Identity Crisis

SOUTH BEND, IN —In this bulletin we describe, among other happenings, the University’s role in the distribution of pornography to students. First, however, we offer some introductory comments about the disparate messages sent by various of the University’s actions.

Notre Dame is beset by an identity crisis, neither truly Catholic nor fully secular. It fails its own test of Catholic identity because of the radical reduction of Catholic representation on its faculty, as we have shown. Still, important Catholic elements persist.

The result is that actions by or at the University sometimes evidence the erosion of its Catholic character and sometimes the Catholic strengths that remain.

It is crucially important to recognize that these events are of only secondary importance. What counts for a university is who teaches and what they teach.

Still, these events are significant symptoms of what’s happening to the University. Episodes such as The Vagina Monologues, the Queer Film Festival, and the honoring of President Obama alert unsuspecting alumni and others that something is amiss. On the other hand, projects such as the University’s adult stem cell research initiative that we described in a recent bulletin give hope that what has been lost may yet be regained.

In this bulletin we continue our account of events that evidence this identity crisis.

The University as pornography enabler.

The last edition of The Irish Rover contains an arresting lead article about the University’s role in making pornography available to students.

It is no secret that the hookup culture has a hold at Notre Dame just as it does on campuses across the country. The article explores the relationship between pornography and illicit sex and confirms the pervasiveness of pornography at Notre Dame.

“As many members of the Notre Dame community attest, Notre Dame is no exception to [pornography’s] widespread use, primarily in male dorms.”

The principal source of pornography for students is doubtless the Internet, probably supplemented by television. The University controls both. It is the Internet Service provider and the supplier of cable television.

As to the Internet, as the Rover reported, University policy prohibits students and others from “view[ing]” or “send[ing]” “obscene, pornographic, sexually explicit or offensive material.” However, the Rover also reported that the University “does not currently filter any sites” in order to block pornography.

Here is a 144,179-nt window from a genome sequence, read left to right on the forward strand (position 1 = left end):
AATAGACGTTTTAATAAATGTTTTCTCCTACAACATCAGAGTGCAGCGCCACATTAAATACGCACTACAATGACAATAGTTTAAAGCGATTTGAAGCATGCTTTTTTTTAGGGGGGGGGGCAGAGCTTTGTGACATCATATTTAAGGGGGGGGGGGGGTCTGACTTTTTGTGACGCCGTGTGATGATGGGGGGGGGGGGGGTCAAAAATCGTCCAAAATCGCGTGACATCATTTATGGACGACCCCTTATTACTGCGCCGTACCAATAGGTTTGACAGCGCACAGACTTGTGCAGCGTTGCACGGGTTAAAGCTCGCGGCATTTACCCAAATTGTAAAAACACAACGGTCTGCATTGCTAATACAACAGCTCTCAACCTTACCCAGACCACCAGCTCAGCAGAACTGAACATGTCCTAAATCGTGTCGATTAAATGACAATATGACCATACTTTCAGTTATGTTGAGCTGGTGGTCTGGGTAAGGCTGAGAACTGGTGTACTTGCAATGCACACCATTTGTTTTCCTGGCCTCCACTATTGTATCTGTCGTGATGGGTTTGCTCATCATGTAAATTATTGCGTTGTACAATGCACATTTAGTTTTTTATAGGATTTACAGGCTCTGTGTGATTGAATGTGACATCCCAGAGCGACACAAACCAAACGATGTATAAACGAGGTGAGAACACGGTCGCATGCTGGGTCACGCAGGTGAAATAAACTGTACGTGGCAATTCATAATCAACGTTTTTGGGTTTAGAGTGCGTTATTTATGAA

This prompted us to ask the University why not.

Our question:

As the ISP and the provider also of cable television to students, the University doubtless has the ability to block sites and channels that are without question egregiously pornographic. This would not, of course, prevent students from gaining access to pornography. It is too omnipresent. But at least much of the worst material might be blocked and, more importantly, the action would amount to a statement by the University. [We] assume pornographic magazines are not offered in Hammes or elsewhere on campus, but at present the University delivers it to the students via the Internet and television in large and unrestricted volume.

The University spokesperson’s answer, “essentially the same” as he had given the Rover, was – brace yourselves – that the University relies upon the students not to look.

“The University relies on the integrity of our students, faculty and staff to abide by this and many other policies.”

It is no criticism of the spokesperson, who is courteous and prompt in responding to our inquiries and must work with what he has, to note the transparent inanity of this explanation. Surely common sense and common experience teach those responsible for these services that to count on students’ self-restraint respecting pornography is to invite ridicule.

So one can only speculate as to the real reason the University serves as the principal distributor of pornography at Notre Dame. To make matters worse, the University charges for doing it. But what is in any event clear is that, since the University thereby acts as an enabler of what the Church teaches is grave sin, the University is not acting in accord with Ex Corde Ecclesiae’s injunction that at a truly Catholic university “ Catholic teaching and discipline are to influence all university activities.”

Lax on pornography for students while conscientious on birth control for staff.